An open line and a dreary legislative report: Secrecy; anti-AEA; pro-freebies; anti-pet; pro-pipeline; anti-Saving Time | Arkansas Blog

An open line and a dreary legislative report: Secrecy; anti-AEA; pro-freebies; anti-pet; pro-pipeline; anti-Saving Time

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Here's the open line and video report (completed shortly before the Supreme Court put a halt to Little Rock school hearing).

Yes, the legislature met. The action is nearly uniformly bad. The House Education Committee, with a heavy contingent of Democrats, killed a bill for openness of documents if third parties are engaged to make recommendations on operations of publicly financed schools. Opponents said the Walton Family Foundation might stop giving money to schools. They only give long enough to put charter operators in place to be run with public dollars anyway. House Speaker Jeremy Gillam took a bill out of the Education Committee so it could pass through the friendlier Public Health Committee. It makes it easier to stop paying dues to the Arkansas Education Association. Get it? It passed the House with 60 votes in favor over a strong objection from Rep. John Walker about the bypass of the Education Committee.

And on it went.

A bill to prohibit rehoming of children — as Rep. Justin Harris did (and into the home of a sexual predator) — was up for a vote in the House but delayed on a final vote by addition of a small amendment.

Both House and Senate got out early to get duded up for the invitation only Speakers' Ball and President Pro Tem dinner tonight. The Republican Party of Arkansas declined my request for information about invitees and financial support for the dinner. If it is not a violation of Amendment 94's ban on freebies for legislators, it spits in its face.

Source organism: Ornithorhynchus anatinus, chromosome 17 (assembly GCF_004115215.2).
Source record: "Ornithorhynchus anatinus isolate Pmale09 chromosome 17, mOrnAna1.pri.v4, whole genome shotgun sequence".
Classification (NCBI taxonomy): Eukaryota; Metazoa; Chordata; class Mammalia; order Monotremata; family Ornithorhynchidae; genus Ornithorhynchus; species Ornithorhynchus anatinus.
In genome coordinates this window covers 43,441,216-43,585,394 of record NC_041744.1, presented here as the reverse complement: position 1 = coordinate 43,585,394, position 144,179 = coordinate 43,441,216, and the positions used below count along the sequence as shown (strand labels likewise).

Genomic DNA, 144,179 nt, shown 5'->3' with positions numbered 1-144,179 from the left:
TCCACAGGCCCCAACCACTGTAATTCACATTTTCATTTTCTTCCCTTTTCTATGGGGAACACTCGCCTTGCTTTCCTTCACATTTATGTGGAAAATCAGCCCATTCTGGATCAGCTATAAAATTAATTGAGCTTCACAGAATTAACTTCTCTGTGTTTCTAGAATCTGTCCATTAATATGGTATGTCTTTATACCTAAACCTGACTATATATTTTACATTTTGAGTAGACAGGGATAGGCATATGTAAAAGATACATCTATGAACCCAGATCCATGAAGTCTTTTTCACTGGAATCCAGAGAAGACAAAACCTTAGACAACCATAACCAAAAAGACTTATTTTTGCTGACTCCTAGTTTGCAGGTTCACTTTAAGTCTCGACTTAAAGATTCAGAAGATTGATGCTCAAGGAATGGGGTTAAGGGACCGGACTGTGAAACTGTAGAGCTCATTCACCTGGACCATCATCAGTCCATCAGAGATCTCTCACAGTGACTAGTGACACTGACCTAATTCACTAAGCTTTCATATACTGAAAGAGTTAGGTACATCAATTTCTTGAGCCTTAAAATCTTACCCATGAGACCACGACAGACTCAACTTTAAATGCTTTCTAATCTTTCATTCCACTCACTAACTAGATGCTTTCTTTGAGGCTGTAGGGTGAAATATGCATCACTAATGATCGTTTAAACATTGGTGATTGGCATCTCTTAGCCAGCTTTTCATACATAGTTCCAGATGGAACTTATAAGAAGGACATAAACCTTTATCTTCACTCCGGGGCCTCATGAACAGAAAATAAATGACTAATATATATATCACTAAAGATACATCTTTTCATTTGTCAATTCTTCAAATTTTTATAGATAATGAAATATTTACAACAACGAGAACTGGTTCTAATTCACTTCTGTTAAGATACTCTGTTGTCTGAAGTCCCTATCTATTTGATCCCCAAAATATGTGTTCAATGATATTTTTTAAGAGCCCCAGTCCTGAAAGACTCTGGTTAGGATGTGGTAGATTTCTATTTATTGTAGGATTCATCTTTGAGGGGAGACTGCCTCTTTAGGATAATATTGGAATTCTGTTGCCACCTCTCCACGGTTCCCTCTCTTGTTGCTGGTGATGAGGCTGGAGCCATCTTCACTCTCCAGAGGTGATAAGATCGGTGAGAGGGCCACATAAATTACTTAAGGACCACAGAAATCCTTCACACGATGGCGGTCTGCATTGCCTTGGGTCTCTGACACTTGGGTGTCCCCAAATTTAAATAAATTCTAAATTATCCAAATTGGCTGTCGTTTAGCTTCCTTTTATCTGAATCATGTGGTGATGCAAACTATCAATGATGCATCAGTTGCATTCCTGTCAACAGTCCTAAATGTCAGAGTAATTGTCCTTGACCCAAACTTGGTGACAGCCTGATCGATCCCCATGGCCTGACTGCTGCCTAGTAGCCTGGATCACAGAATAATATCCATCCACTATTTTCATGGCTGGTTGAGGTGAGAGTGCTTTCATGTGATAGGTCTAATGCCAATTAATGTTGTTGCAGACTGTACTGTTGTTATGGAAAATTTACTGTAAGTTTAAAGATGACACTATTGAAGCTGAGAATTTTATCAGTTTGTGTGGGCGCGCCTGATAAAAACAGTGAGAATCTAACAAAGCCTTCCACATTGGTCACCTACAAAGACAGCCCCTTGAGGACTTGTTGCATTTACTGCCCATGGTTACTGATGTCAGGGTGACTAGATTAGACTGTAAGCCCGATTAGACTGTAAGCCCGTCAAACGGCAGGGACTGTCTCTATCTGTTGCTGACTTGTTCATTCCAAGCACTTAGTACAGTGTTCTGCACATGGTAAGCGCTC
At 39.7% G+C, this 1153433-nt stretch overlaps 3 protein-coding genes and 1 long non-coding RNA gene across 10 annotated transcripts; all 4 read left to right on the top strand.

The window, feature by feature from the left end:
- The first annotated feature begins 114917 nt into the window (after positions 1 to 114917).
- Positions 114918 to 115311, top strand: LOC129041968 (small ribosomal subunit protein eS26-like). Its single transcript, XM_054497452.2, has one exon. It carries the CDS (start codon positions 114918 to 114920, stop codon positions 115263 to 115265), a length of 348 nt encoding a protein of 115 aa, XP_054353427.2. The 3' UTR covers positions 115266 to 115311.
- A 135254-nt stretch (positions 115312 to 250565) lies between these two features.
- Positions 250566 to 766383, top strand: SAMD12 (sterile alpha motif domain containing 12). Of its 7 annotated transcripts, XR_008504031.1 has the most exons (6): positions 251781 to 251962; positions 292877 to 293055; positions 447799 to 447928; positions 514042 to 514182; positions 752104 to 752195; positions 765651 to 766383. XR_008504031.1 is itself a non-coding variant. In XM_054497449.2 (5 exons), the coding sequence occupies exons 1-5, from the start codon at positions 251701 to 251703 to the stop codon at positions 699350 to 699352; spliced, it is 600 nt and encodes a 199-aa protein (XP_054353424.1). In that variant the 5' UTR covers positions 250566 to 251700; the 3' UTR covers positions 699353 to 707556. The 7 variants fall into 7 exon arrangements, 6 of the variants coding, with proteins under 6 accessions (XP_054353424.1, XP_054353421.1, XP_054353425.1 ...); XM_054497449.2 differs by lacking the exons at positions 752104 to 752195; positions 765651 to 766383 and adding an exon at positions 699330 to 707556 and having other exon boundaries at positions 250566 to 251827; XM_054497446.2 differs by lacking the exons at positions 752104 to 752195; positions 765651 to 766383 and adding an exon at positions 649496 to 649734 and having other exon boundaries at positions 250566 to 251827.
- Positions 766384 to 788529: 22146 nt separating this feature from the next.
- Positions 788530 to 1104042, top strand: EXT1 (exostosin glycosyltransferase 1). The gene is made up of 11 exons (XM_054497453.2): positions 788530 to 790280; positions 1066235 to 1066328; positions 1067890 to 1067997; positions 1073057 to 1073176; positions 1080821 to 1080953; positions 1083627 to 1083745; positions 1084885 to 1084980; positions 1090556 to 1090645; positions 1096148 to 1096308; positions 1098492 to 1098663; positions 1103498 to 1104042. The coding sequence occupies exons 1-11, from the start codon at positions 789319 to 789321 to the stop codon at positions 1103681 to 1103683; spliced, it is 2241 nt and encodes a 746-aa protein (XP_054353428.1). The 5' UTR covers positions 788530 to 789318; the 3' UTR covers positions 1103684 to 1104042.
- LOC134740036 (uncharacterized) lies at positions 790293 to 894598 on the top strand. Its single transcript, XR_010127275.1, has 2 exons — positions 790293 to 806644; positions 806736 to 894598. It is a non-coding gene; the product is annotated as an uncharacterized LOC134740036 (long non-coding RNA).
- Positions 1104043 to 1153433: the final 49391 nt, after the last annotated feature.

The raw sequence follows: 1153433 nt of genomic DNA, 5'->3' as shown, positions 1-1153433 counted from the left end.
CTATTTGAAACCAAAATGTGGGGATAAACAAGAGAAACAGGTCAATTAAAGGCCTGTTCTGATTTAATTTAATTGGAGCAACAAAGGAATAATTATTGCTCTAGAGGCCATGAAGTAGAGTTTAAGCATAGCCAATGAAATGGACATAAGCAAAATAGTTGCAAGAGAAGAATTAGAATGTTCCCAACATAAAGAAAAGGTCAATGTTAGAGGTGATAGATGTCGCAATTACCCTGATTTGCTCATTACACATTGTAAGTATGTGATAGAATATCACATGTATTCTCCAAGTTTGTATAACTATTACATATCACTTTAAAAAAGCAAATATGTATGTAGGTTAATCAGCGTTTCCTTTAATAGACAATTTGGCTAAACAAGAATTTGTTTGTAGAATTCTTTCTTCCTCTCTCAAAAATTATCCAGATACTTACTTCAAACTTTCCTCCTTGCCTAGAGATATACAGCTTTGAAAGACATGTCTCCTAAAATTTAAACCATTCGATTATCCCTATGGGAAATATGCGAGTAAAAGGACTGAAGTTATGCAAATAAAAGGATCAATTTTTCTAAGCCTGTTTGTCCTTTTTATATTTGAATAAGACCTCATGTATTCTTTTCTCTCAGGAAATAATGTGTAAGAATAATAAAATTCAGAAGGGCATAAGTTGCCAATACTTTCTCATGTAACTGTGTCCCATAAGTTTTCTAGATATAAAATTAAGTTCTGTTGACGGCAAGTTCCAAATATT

Want more heartburn ahead of time?

* PIPELINES: Rep. Warwick Sabin will take HB 1870 to committee tomorrow. It protects private property owners against pipeline companies. Property owners would have to get notice of potential seizure, be paid for damage during surveys, and require an environmental permit. You've undoubtedly read about the various Republican efforts to prevent "takings" through sound zoning or to block a power line that would carry wind energy (opposed by the coal burners). I'm betting those same private property absolutists will find the rights of pipeline builders a whole lot more sacred than the pastures they cross. But maybe I'm wrong.  9 a.m., House Insurance and Commerce.

* DAYLIGHT SAVING TIME: All other problems solved, Rep. David Meeks wants to take Arkansas off observation of Daylight Saving Time. He's amended the bill to do it only after one other bordering state does it. I like Daylight Saving Time. There are arguments on both sides about the supposed energy saving, but i like more daylight in the evening. I got an impassioned defense today from a reader who argued that the best alternative is year-around saving time.


* PETS: Rep. Jim Sorvillo's HB 1620 is on the agenda of the House Agriculture Committee tomorrow. It would regulate the commercial dog breeding industry. Puppy mills have been a continuing shame in Arkansas, but advocates of the bill expect a defeat this year because of Arkansas Farm Bureau opposition to any regulation of animal husbandry and particularly the stout opposition in-chamber from Rep. Marcus Richmond, a Republican from Harvey, who makes an industry providing "certification" for commercially bred dogs that can't qualify for AKC registration. One advocate of the bill has sent a note to legislators talking of her dog rescue work, including a rescue of 120 dogs from a trailer in Pine Bluff, with this photo of one of them.

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